- - - -- - - - - - - - - - - - - - - - - Winter 2020

Inspired by
Endangered Species

Curated by Donna DeSoto

Many people collect quilts. And many quilters collect fabric. But quilter Donna Marcinkowski DeSoto takes it a step further. “I collect quilters!” she says. “I love the camaraderie I have found in this passionate group of artists.”

DeSoto—herself an avid sewist and quilter—has headed up four different large-scale quilt projects in recent years, including “Inspired by the Beatles,” “Inspired by Elvis,” “Inspired by the National Parks,” and “Inspired by Endangered Species.”

For each of the projects, DeSoto chooses a source of inspiration, and artists create their own interpretations of the theme…in quilted form. The resulting exhibit is then shown at venues throughout the country, including International Quilt Festival in Houston, where visitors got to see 111 of the quilts from “Inspired by Endangered Species” on display this past fall.

DeSoto became more interested in the topic of endangered species while researching for her previous project, “Inspired by the National Parks.” “It seems like not a day passes that I don't hear about another animal or plant species on the verge of extinction,” she says.

A total of 182 quilts were created for “Inspired by Endangered Species,” each representing a different endangered species.

“I am very excited that so many gifted fiber artists care so much about this topic, they eagerly created original pieces of art to call attention to the sad plight of these species,” DeSoto says. “Artists researched the species they chose to depict so that the renderings would be both educational and a call to action. These species need our help to protect and preserve them. Precious ecosystems depend on us to achieve a balance; a warning is sounded, and we can all help.”

In addition to quilt-related venues, the quilts from “Inspired by Endangered Species” have also been featured on display at the Library of Congress twice, after first capturing the attention of staff from the Science and Technology Division.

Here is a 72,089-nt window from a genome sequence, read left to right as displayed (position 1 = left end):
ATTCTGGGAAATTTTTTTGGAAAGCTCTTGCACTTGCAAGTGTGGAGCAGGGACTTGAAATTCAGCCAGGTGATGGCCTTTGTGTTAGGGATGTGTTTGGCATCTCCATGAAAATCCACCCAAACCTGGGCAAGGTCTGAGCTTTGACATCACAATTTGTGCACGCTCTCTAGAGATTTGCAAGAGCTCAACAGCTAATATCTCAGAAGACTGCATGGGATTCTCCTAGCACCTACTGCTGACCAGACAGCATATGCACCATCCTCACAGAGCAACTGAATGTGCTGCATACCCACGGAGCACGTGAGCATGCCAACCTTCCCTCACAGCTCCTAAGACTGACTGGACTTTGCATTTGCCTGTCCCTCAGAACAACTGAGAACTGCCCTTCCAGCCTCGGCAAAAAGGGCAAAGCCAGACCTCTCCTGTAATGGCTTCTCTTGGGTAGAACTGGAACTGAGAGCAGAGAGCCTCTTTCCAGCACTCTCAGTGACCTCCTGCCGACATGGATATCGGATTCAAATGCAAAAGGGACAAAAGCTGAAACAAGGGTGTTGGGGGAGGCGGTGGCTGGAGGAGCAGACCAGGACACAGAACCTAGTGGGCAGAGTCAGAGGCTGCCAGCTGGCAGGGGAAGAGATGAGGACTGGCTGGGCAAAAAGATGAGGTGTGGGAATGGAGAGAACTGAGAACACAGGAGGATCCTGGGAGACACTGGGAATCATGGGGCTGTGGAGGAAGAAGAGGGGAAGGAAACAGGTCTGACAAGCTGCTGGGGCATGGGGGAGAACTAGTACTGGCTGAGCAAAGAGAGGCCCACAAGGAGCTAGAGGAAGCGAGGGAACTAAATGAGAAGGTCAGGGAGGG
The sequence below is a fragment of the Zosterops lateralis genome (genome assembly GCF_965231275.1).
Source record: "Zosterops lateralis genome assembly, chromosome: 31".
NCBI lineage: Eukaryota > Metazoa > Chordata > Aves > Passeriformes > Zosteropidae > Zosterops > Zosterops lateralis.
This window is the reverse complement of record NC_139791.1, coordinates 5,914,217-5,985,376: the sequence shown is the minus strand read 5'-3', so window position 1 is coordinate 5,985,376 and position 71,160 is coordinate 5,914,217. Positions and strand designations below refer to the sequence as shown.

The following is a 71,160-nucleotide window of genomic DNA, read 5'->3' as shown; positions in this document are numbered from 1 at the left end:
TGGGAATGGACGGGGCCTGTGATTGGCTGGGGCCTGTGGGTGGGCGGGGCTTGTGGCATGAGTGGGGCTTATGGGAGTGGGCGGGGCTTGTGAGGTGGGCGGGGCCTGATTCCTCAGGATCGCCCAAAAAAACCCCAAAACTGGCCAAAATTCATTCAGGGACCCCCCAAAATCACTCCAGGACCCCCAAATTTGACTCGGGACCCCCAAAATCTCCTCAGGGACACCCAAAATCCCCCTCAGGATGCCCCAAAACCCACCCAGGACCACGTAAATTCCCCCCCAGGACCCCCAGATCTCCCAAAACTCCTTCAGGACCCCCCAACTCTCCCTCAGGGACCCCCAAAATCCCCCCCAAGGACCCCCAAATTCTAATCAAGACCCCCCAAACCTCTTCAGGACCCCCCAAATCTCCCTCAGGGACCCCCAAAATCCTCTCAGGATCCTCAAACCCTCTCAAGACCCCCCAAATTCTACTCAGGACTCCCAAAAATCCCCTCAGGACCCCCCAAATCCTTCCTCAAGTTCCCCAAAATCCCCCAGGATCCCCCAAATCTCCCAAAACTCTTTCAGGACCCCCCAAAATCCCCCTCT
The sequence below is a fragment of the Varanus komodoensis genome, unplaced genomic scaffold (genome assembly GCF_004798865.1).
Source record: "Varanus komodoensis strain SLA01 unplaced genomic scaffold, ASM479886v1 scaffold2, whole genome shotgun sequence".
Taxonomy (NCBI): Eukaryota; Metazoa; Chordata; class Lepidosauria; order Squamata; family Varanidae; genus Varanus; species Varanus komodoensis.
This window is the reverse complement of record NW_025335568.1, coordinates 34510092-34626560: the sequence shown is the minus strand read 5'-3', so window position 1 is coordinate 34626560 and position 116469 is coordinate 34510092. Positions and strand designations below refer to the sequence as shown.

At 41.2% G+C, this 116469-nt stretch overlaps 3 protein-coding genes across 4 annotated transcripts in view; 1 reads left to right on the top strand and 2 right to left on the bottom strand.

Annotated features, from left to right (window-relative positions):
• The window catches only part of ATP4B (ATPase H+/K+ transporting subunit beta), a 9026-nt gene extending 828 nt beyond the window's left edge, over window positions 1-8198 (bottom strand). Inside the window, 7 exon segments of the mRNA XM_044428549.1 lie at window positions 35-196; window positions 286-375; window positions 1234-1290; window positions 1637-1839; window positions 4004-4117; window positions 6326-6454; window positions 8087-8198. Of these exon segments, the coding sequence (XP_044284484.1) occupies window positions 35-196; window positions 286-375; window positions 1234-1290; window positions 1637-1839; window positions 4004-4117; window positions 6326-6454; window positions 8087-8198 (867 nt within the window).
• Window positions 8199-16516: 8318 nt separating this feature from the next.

They are also all featured in a 280-page hardbound book, Inspired by Endangered Species by Donna Marcinkowski DeSoto (Schiffer Publishing). A portion of DeSoto’s earnings from the sale of the book will be donated to the Sea Turtle Conservancy and the WILD Foundation.

You can read more about the “Inspired by Endangered Species” project and exhibit here:

Special thanks to for their sponsorship of the “Inspired by Endangered Species” exhibit at the 2019 Quilt Festival in Houston.



Artist’s Statement: “Burrowing owls can be found in prairie landscapes with little vegetation. They nest in burrows like the ones in which prairie dogs live. I wanted to represent these gorgeous little owls in their habitat, so I created a whimsical, fun atmosphere in my quilt. We want these babies to be safe in their environment and to flourish on our planet.”


Artist’s Statement: “I was inspired to create an art piece for the call for entry of Endangered Species because I want to help bring awareness to the critically endangered and rare species Dama Gazelle. If we do not change laws and increase awareness, we will continue to lose animals and plants from our planet.”


Artist’s Statement: “I am drawn to the beauty of nature and the majesty of the big cats. I hope you will look into my jaguar’s eyes and be inspired to help preserve this magnificent animal.”


Artist’s Statement: “Each type of zebra has its own distinguishing pattern of stripes, and it appears that some collectors would like to have one of each. As I researched the different subspecies of zebras, I was greatly saddened by the pictures of their lovely pelts, stretched out over a frame or covering someone’s floor. The zebras, in my quilt, are meant to look sad.”


Artist’s Statement: “Over the last decade, I have traveled to the edge of the Arctic Circle four times to photograph the polar bears in Churchill. Over the years, it has become evident that the bears are suffering, not just from climate change, but also from the toxins in the environment. I was inspired to make this quilt at the time of the solar eclipse, after I photographed this bear on one of my trips.”



Artist’s Statement: “Scaly, shy, and charmingly sweet-natured, Sunda Pangolins are the most trafficked mammal in the world. Skins are manufactured into leather and scales used for medicinal treatments. Prehensile tails and thick claws help ascend them into dense Asian arboreal habitats, feeding on ants’ nests or termite mounts with no teeth and a tongue as long as their body.”


Artist’s Statement: “The Ultramarine Lorikeet is now found on only one of the Marquesas Islands, Ua Huka. It has become endangered due to deforestation and the invasion of the black rat. The Ultramarine Lorikeet nests in tree cavities and prefers to feed on the flowers from the coconut palm and hibiscus. Currently, there are only 1,000-2,500 individual birds left on Ua Huka.”

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